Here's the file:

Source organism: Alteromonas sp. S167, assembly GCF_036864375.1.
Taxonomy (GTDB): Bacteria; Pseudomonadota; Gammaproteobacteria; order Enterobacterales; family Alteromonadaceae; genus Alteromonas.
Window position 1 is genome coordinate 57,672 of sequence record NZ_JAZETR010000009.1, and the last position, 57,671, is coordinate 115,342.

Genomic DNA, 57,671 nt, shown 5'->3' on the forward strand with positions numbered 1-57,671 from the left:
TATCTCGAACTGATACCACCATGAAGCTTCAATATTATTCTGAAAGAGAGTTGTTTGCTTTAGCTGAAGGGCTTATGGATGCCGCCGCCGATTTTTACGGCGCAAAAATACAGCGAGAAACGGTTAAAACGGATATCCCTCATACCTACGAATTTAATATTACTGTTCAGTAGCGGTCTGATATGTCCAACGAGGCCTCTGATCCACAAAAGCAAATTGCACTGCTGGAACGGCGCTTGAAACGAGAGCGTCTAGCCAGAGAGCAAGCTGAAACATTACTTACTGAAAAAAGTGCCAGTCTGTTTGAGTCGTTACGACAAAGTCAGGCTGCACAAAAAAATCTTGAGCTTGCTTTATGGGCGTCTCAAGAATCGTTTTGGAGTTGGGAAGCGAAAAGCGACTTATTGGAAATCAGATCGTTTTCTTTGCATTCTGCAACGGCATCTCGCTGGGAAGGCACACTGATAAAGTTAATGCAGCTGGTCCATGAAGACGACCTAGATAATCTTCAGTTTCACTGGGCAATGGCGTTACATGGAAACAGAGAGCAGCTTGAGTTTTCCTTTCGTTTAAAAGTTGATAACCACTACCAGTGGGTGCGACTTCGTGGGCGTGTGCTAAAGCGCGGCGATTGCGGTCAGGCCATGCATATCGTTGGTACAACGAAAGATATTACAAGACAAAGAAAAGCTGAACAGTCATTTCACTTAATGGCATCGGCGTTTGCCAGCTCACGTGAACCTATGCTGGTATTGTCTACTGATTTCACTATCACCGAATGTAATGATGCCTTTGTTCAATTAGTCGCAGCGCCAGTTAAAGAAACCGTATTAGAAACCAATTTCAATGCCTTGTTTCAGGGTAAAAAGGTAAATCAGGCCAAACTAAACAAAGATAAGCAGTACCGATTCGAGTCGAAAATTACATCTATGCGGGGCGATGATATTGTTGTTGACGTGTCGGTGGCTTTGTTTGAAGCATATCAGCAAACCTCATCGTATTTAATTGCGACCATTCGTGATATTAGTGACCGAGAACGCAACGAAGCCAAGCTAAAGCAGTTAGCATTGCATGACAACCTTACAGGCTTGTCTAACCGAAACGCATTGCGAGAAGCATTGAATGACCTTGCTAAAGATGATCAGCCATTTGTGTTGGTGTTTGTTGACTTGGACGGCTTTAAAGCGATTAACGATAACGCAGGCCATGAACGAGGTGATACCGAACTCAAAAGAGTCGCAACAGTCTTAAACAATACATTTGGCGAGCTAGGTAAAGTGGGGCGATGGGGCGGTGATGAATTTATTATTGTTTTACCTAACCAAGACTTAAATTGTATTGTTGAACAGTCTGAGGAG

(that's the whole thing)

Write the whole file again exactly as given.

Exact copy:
Source organism: Alteromonas sp. S167, assembly GCF_036864375.1.
Taxonomy (GTDB): Bacteria; Pseudomonadota; Gammaproteobacteria; order Enterobacterales; family Alteromonadaceae; genus Alteromonas.
Window position 1 is genome coordinate 57,672 of sequence record NZ_JAZETR010000009.1, and the last position, 57,671, is coordinate 115,342.

Genomic DNA, 57,671 nt, shown 5'->3' on the forward strand with positions numbered 1-57,671 from the left:
TATCTCGAACTGATACCACCATGAAGCTTCAATATTATTCTGAAAGAGAGTTGTTTGCTTTAGCTGAAGGGCTTATGGATGCCGCCGCCGATTTTTACGGCGCAAAAATACAGCGAGAAACGGTTAAAACGGATATCCCTCATACCTACGAATTTAATATTACTGTTCAGTAGCGGTCTGATATGTCCAACGAGGCCTCTGATCCACAAAAGCAAATTGCACTGCTGGAACGGCGCTTGAAACGAGAGCGTCTAGCCAGAGAGCAAGCTGAAACATTACTTACTGAAAAAAGTGCCAGTCTGTTTGAGTCGTTACGACAAAGTCAGGCTGCACAAAAAAATCTTGAGCTTGCTTTATGGGCGTCTCAAGAATCGTTTTGGAGTTGGGAAGCGAAAAGCGACTTATTGGAAATCAGATCGTTTTCTTTGCATTCTGCAACGGCATCTCGCTGGGAAGGCACACTGATAAAGTTAATGCAGCTGGTCCATGAAGACGACCTAGATAATCTTCAGTTTCACTGGGCAATGGCGTTACATGGAAACAGAGAGCAGCTTGAGTTTTCCTTTCGTTTAAAAGTTGATAACCACTACCAGTGGGTGCGACTTCGTGGGCGTGTGCTAAAGCGCGGCGATTGCGGTCAGGCCATGCATATCGTTGGTACAACGAAAGATATTACAAGACAAAGAAAAGCTGAACAGTCATTTCACTTAATGGCATCGGCGTTTGCCAGCTCACGTGAACCTATGCTGGTATTGTCTACTGATTTCACTATCACCGAATGTAATGATGCCTTTGTTCAATTAGTCGCAGCGCCAGTTAAAGAAACCGTATTAGAAACCAATTTCAATGCCTTGTTTCAGGGTAAAAAGGTAAATCAGGCCAAACTAAACAAAGATAAGCAGTACCGATTCGAGTCGAAAATTACATCTATGCGGGGCGATGATATTGTTGTTGACGTGTCGGTGGCTTTGTTTGAAGCATATCAGCAAACCTCATCGTATTTAATTGCGACCATTCGTGATATTAGTGACCGAGAACGCAACGAAGCCAAGCTAAAGCAGTTAGCATTGCATGACAACCTTACAGGCTTGTCTAACCGAAACGCATTGCGAGAAGCATTGAATGACCTTGCTAAAGATGATCAGCCATTTGTGTTGGTGTTTGTTGACTTGGACGGCTTTAAAGCGATTAACGATAACGCAGGCCATGAACGAGGTGATACCGAACTCAAAAGAGTCGCAACAGTCTTAAACAATACATTTGGCGAGCTAGGTAAAGTGGGGCGATGGGGCGGTGATGAATTTATTATTGTTTTACCTAACCAAGACTTAAATTGTATTGTTGAACAGTCTGAGGAG